IT stresses created by the business and technology trends described above have catalyzed several significant changes in how data center networks and systems are designed, implemented and managed. We’ll detail the infrastructure trends and evolution below, but in sum, these include:
- Design patterns that improve scalability and performance such as n-tier CLOS fabrics.
- The pervasive use of virtualization throughout the stack such as VMs, containers, NV and NFV.
- The use of SDN, programmable infrastructure and automation.
- Aggressive data collection to feed infrastructure analytics for performance optimization and security with use of intent-based systems, AI and machine learning.
- The creation of hybrid cloud infrastructure and services that integrates public clouds across the XaaS spectrum into IT operations.
- An endorsement and adoption of open hardware and software based on interchangeable commodity equipment, freely modified software and published APIs.
Together, these serve to evolve data centers and networks built for an era of client-server applications and deployed behind the walled garden of an enterprise network into infrastructure ready for cloud services, mobile users, disaggregated applications, rapid product and software development cycles, massive quantities of data and new forms of AI including deep learning.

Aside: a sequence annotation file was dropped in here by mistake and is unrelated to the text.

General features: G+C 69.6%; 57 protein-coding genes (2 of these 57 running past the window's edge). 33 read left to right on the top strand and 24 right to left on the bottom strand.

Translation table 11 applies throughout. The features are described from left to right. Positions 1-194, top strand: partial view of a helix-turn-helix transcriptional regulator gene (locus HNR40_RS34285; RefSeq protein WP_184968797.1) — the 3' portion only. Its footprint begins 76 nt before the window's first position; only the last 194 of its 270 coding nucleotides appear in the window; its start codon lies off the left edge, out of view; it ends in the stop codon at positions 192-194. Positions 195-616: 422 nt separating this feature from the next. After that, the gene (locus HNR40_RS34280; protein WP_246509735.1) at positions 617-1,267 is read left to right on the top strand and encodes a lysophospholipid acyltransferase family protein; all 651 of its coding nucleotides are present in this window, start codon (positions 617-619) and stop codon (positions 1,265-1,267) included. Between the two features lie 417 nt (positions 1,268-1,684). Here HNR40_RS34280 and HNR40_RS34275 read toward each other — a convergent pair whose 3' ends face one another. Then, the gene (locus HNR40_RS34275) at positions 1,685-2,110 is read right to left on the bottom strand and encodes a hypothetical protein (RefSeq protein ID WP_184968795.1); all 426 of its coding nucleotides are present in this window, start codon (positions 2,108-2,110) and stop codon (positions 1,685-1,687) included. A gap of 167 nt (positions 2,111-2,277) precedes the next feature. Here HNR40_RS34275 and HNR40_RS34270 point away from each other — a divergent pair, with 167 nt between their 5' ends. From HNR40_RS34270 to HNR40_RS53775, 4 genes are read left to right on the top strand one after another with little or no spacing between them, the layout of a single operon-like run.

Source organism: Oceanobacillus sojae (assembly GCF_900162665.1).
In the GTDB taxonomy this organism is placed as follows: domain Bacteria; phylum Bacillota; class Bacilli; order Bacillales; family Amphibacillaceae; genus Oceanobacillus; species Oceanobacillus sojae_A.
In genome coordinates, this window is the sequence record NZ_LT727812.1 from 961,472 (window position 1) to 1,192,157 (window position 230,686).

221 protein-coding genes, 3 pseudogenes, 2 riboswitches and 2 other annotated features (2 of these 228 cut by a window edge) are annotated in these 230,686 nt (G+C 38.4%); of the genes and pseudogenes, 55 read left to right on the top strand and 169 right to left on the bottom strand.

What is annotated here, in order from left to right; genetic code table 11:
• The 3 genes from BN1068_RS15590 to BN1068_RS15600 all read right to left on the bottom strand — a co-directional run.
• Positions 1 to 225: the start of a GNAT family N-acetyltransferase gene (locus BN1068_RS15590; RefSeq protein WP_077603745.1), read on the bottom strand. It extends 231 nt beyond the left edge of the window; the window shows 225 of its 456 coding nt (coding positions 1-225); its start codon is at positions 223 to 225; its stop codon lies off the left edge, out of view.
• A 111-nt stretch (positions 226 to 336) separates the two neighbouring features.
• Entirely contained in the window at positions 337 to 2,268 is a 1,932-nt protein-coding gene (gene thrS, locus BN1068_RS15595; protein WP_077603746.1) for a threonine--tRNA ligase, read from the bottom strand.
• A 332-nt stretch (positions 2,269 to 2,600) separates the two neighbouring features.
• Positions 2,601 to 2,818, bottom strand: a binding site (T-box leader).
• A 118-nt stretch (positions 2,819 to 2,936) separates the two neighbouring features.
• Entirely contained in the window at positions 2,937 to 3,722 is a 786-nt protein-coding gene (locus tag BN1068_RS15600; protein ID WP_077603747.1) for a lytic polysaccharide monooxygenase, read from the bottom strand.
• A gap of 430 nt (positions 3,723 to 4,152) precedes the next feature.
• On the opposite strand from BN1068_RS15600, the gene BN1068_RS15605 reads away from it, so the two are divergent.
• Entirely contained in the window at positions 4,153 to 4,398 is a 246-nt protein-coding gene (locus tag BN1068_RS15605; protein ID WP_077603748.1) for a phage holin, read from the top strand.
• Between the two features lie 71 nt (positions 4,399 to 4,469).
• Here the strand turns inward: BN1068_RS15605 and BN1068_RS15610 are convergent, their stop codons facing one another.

Network scalability and performance
The nexus of trends detailed in section one has created unprecedented stress on data center networks, particularly backbones used for east-west traffic. Older, deeply hierarchical network topologies such as fat trees create bottlenecks at the network core that hinder traffic flow between systems such as multi-rack container or Hadoop clusters. For next generation networks, a better alternative is a collapsed, scalable CLOS fabric such as a leaf-spine or collapsed-spline topology. When supporting massive farms of nearly identical servers, such as container, Hadoop or machine learning clusters, a flat topology might be combined with a more traditional routed core into core-and-pod design.